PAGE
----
Nonprofit groups such as Play Rugby USA run many inner-city programs, including the one at PS/MS 218. In fact, Play Rugby has started after-school programs in nearly 200 schools in New York City and 26 in Los Angeles. “We started doing things on the weekends, Sundays. We worked with 75 homeless kids from a shelter in Brooklyn and then combined those kids with some of my older banking colleagues’ kids, mixed them all together,” says Mark Griffin, a former investment banker and the founder and CEO of Play Rugby USA. “And it was fun, but it was also extremely rewarding. You could see immediately: 1) all the kids mixed together and we’ve never to this day had a discipline issue, and 2) you could really see — especially for me it just struck me massively in the first-ever coaching session I did with these homeless kids from Brooklyn — just how much they loved having an engaging activity they could all participate in that had some structure. It also clearly had some people who cared about them and wanted them to have fun, and that sort of enthusiasm came through to them. And they just loved it, and they kept coming back.”
The program eventually moved to public schools and fostered a cultural exchange by bringing two groups of people together. Griffin estimates about 15,000 kids have participated in inner-city rugby programs nationwide in the past six years, and then there are the bankers, lawyers and other professionals — some who still play the sport in adult leagues — now volunteering as coaches.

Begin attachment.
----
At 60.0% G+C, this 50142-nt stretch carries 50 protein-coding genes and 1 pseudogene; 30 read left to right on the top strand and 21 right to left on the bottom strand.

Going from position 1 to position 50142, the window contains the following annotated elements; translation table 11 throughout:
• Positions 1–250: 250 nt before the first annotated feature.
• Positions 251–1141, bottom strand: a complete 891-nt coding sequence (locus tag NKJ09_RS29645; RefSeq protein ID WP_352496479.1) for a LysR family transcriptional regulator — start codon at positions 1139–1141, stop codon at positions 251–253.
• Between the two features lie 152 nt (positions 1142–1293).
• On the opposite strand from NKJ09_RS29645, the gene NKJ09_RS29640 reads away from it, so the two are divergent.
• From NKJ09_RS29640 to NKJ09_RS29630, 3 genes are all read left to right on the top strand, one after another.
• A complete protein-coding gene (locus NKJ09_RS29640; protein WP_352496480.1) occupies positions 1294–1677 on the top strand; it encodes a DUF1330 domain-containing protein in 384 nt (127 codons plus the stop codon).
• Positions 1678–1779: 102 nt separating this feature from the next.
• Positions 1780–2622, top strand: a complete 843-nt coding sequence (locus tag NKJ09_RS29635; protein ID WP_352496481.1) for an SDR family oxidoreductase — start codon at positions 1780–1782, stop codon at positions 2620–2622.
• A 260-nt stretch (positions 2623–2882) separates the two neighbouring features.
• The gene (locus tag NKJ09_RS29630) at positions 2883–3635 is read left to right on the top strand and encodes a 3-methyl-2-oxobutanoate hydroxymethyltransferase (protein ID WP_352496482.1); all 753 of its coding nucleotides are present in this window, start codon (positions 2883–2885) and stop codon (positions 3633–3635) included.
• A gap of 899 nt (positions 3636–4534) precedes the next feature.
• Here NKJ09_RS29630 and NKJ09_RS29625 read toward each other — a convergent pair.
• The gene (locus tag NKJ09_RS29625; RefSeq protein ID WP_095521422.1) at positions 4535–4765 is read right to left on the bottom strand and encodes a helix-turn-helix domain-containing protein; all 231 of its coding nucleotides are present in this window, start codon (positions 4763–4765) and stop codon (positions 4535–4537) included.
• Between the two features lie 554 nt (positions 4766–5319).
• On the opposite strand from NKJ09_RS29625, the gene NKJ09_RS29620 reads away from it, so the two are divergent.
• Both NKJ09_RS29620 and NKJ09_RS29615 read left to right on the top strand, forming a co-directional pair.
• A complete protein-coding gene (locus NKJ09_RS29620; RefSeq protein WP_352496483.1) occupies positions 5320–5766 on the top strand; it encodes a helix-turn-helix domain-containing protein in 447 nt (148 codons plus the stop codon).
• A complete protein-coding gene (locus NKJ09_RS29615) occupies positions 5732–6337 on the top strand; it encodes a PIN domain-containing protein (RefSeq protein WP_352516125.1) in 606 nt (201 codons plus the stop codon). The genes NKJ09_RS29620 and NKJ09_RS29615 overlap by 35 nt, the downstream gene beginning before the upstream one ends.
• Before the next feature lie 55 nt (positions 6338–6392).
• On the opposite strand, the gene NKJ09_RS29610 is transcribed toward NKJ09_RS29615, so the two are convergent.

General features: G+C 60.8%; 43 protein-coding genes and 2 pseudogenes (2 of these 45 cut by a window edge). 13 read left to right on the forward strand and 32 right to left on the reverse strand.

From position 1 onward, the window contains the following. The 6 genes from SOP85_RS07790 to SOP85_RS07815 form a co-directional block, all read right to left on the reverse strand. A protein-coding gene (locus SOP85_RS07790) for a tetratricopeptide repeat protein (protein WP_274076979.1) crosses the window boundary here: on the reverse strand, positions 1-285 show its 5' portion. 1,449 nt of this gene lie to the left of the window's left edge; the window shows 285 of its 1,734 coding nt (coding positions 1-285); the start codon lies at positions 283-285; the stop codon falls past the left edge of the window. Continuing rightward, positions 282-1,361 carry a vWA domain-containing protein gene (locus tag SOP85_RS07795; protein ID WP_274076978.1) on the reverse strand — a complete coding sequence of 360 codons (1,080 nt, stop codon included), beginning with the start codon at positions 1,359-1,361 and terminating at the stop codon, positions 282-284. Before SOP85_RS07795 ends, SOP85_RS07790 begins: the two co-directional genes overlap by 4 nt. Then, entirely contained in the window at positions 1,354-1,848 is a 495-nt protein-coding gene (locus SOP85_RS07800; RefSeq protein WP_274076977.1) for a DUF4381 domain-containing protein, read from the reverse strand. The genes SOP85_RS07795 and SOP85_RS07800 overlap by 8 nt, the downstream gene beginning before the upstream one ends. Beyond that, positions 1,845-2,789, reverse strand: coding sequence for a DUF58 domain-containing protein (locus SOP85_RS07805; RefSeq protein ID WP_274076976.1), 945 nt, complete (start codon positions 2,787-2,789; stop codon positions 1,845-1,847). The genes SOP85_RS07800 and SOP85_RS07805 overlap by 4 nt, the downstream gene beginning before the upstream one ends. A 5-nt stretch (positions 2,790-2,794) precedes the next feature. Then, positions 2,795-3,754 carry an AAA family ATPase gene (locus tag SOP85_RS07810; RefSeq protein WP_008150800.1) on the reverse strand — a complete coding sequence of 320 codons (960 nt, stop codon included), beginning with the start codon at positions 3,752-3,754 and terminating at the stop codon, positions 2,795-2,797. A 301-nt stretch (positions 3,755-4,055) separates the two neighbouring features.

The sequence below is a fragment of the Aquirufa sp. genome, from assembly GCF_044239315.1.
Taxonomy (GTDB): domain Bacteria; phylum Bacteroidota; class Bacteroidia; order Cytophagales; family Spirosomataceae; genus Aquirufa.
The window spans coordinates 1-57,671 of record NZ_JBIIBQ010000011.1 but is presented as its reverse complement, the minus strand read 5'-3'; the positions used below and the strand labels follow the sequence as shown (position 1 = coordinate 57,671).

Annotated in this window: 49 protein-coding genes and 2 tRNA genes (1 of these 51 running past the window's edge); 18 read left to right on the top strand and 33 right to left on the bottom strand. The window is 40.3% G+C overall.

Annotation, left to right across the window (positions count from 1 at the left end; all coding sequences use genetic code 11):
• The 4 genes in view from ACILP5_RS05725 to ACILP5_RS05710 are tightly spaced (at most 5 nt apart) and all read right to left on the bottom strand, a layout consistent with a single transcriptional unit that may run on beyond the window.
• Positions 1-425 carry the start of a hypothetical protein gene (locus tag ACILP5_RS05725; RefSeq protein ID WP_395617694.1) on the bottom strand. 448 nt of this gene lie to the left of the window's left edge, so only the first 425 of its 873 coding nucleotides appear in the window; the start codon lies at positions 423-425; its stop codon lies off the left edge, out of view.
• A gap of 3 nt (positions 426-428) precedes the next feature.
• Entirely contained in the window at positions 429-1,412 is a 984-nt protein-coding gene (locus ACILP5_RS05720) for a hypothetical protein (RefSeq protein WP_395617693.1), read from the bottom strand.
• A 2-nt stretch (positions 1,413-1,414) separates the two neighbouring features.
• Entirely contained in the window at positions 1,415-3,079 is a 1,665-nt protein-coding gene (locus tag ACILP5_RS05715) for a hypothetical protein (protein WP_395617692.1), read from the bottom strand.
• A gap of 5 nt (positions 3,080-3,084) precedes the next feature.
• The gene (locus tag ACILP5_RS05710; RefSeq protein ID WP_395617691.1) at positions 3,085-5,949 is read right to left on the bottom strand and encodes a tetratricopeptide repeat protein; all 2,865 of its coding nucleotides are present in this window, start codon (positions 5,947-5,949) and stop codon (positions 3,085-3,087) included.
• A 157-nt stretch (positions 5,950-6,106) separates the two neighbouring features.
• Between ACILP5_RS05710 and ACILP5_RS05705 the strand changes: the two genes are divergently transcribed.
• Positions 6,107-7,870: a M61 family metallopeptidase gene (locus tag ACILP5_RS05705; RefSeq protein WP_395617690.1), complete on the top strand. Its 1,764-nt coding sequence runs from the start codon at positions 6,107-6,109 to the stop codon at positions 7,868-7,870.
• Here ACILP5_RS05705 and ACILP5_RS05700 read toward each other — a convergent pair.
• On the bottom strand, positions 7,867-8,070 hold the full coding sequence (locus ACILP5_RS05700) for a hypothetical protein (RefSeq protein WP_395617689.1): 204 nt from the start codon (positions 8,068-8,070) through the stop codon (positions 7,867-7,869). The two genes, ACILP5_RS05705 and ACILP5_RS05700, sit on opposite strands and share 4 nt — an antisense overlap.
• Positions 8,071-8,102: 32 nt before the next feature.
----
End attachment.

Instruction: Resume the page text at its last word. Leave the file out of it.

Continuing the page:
Richard Sexton, 42, a partner in the real-estate company Newmark Knight Frank, donates to Play Rugby USA and volunteers as a coach. He grew up in a rugby family in ?London, where rugby was the sport in private schools and soccer was the sport in public schools. “You’ve probably heard the ?saying, ‘Soccer is a gentleman’s sport played by thugs, and rugby is a hooligan’s sport played by gentlemen.’ So for me to see inner-city kids from public schools so devoted to the sport is unique,” he says. “It is uplifting to hear our youth share that rugby gives the discipline for other aspects of their lives and has put them on the path to college. That is really meaningful. It is not how I grew up with rugby.”
Like Sexton, Anthony Nardolillo’s introduction to rugby was not in a high school gym in the South Bronx. Nardolillo, 24, joined a team during his sophomore year at Bishop Hendricken High School in Warwick, R.I. He now works full time for Rhode Island Rebellion Rugby League in Providence and was driven to start the company and its nonprofit group AYRLA because of an experience with one of the first inner-city teams his high school senior year.
“There was a team down in Washington, D.C., called Hyde Rugby,” he recalls. “And this team was an inner-city school, predominantly people of color, and we would play them every year. And one year they came up to Rhode Island and we hosted them all at our houses. It was one of the best experiences of my life. That was a huge factor in deciding to put our youth program in the inner city: to give our local kids the same chances that the students at Hyde had.”